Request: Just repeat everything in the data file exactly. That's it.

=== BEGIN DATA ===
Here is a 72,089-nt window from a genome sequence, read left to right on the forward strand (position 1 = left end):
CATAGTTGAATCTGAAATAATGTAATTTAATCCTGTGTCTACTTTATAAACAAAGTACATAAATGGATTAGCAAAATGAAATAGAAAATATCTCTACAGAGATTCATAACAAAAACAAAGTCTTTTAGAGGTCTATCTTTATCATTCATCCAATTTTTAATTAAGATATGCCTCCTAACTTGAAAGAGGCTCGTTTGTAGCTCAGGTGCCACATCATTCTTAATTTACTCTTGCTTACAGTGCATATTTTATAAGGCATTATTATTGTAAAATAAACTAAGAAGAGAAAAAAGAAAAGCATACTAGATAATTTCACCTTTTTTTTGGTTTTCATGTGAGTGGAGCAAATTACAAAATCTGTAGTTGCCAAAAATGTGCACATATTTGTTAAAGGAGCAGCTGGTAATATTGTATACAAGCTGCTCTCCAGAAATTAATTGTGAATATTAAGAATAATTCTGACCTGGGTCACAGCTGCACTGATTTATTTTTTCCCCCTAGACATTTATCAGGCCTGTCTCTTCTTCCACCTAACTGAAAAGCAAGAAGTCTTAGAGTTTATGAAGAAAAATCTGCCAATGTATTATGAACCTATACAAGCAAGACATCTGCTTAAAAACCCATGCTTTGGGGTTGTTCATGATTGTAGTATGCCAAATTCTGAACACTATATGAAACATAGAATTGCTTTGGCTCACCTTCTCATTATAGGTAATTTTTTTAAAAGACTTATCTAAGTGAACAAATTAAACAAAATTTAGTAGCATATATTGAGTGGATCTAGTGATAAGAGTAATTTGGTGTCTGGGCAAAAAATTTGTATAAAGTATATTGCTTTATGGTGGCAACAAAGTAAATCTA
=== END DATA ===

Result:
Here is a 72,089-nt window from a genome sequence, read left to right on the forward strand (position 1 = left end):
CATAGTTGAATCTGAAATAATGTAATTTAATCCTGTGTCTACTTTATAAACAAAGTACATAAATGGATTAGCAAAATGAAATAGAAAATATCTCTACAGAGATTCATAACAAAAACAAAGTCTTTTAGAGGTCTATCTTTATCATTCATCCAATTTTTAATTAAGATATGCCTCCTAACTTGAAAGAGGCTCGTTTGTAGCTCAGGTGCCACATCATTCTTAATTTACTCTTGCTTACAGTGCATATTTTATAAGGCATTATTATTGTAAAATAAACTAAGAAGAGAAAAAAGAAAAGCATACTAGATAATTTCACCTTTTTTTTGGTTTTCATGTGAGTGGAGCAAATTACAAAATCTGTAGTTGCCAAAAATGTGCACATATTTGTTAAAGGAGCAGCTGGTAATATTGTATACAAGCTGCTCTCCAGAAATTAATTGTGAATATTAAGAATAATTCTGACCTGGGTCACAGCTGCACTGATTTATTTTTTCCCCCTAGACATTTATCAGGCCTGTCTCTTCTTCCACCTAACTGAAAAGCAAGAAGTCTTAGAGTTTATGAAGAAAAATCTGCCAATGTATTATGAACCTATACAAGCAAGACATCTGCTTAAAAACCCATGCTTTGGGGTTGTTCATGATTGTAGTATGCCAAATTCTGAACACTATATGAAACATAGAATTGCTTTGGCTCACCTTCTCATTATAGGTAATTTTTTTAAAAGACTTATCTAAGTGAACAAATTAAACAAAATTTAGTAGCATATATTGAGTGGATCTAGTGATAAGAGTAATTTGGTGTCTGGGCAAAAAATTTGTATAAAGTATATTGCTTTATGGTGGCAACAAAGTAAATCTA